In response to a recent post of mine, a commenter said, “American's can go back to the ‘stone age’ and walk to work and it wouldn't make any difference to the WORLD oil market.” I appreciate your comment, Dan, but I disagree.
Americans should have the opportunity to walk to work more, to take more forms of mass transportation and to carpool more often. This would mean reduced demand on the world oil market, and reduced greenhouse gas emissions. They may even find they prefer it.
A part of what we’re talking about is the geography of America’s carbon footprint – something that’s still not very well understood. But a report released recently by The Brookings Institution helps us understand a simple point: well-designed cities with easily accessible public transportation are, in fact, a critical global warming solution.
Take our New York City office, for instance. From my apartment, I walk to the subway, which I ride to work. So do millions of others. When I arrive in the morning, there is always a row of bikes hanging downstairs, left by colleagues of mine who have ridden to work. People can do this because of the way the city is designed; it’s compact, and easy to navigate on foot or bike.
This means that, per capita, New Yorker’s carbon footprint is much smaller than the national average. According to the Brookings report, the average New York resident emitted 1.495 tons of carbon from highway transportation and residential energy in 2005, while the average American emitted 2.60 tons of carbon. That’s a big difference.
This is generally true across the country. The Brookings report also found that, “despite housing two-thirds of the nation’s population and three-quarters of its economic activity, the nation’s 100 largest metropolitan areas emitted just 56 percent of U.S. carbon emissions from highway transportation and residential buildings in 2005.” The difference, the study suggests, “stems primarily from less car travel and electricity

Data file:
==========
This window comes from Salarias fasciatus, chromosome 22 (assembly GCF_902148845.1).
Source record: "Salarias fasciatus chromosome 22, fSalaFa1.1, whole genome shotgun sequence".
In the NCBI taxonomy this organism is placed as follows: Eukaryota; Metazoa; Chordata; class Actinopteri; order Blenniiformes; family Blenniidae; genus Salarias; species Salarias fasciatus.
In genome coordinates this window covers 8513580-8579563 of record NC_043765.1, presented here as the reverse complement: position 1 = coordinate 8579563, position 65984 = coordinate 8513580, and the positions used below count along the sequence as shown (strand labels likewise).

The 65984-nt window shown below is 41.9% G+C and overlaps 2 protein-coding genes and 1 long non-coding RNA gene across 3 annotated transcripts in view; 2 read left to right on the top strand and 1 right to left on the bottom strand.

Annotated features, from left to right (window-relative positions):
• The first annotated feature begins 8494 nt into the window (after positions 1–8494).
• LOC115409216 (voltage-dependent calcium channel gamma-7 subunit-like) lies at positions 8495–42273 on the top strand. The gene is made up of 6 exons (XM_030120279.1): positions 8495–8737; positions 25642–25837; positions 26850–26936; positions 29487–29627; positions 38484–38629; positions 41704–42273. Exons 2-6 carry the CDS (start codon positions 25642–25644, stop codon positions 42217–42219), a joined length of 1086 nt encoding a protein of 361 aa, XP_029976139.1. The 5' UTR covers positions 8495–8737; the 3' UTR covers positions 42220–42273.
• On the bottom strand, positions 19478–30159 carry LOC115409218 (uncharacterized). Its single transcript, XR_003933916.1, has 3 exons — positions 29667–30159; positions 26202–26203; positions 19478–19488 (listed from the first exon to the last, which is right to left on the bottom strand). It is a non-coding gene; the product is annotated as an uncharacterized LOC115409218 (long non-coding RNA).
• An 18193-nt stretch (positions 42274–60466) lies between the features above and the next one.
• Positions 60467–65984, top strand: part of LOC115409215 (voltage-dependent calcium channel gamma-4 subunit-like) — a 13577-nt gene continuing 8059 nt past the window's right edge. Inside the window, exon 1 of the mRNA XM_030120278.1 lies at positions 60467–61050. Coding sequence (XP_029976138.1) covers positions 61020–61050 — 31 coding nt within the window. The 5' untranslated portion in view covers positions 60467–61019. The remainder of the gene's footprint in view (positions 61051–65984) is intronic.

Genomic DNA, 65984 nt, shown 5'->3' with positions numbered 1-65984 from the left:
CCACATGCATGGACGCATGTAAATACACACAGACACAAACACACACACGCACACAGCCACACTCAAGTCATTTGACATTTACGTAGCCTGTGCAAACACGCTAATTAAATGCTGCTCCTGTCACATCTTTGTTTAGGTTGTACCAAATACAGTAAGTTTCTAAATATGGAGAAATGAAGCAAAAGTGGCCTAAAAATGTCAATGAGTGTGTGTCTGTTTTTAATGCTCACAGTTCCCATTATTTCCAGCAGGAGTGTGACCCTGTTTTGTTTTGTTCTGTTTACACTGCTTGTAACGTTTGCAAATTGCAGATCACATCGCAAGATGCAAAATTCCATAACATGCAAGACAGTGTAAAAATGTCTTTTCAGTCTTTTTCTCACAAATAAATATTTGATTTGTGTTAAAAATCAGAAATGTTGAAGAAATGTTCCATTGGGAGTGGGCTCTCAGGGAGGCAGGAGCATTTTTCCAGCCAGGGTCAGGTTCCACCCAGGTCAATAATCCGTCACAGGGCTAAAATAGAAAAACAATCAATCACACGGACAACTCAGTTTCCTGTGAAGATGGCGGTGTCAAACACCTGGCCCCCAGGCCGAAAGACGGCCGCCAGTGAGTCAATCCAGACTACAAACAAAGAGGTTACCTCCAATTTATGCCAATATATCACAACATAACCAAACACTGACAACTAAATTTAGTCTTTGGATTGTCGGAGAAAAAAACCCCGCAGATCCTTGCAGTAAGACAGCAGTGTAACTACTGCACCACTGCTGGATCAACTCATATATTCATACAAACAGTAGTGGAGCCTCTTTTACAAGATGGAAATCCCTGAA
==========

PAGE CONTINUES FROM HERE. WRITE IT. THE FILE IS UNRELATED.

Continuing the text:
Despite these potential savings, America’s carbon footprint is expanding because its settlement pattern is expanding. This is forcing Americans to drive more, consume more, and emit more greenhouse gasses along the way.
Consider that Vehicle Miles of Travel (VMT) – a measurement of distances traveled by all motor vehicles in a given areas – has grown three times faster than population growth since 1980. (This year VMT did, for the first time, decline.) Now, about one of every six American workers commutes more than forty-five minutes each way. Moreover, the number of people the Census Bureau counts as “extreme commuters” – meaning they travel in excess of ninety minutes each way – is, at 3.5 million, the fastest-growing commuter bracket.
These facts suggest a solution. The best cure for destructive sprawl is to build attractive, healthy, sustainable cities that people want to live and work in. In this solution, transportation plays an essential role.
And so what should we do?
If you’ll forgive three bits of completely unsolicited advice, I would say that
- We can choose to live in cities, or we can choose to live close to work
- We can walk or bike to work
- And we can take public transportation, like subways, buses and commuter rails.
For more on this issue, I would suggest you read more from NRDC’s great Smart Growth team. Kaid Benfield, Deron Lovaas and Rich Kassel have all written extensively about these issues here on Switchboard.
I should also say that I do understand that not everyone lives in a place like New York. For years, our communities have been built to support cars and highways, and not integrated communities. Individual choice will go only so far in solving this problem.
And so we also need a federal policy that
- Promotes expanded, easily accessible public transportation choices
- And that changes our development patterns to favor compact, mixed-use communities.
We think of them simply as our neighborhoods, but where we live and work can have a huge impact on our personal health, and on our global environment. We need start building more efficient, and more attractive, communities.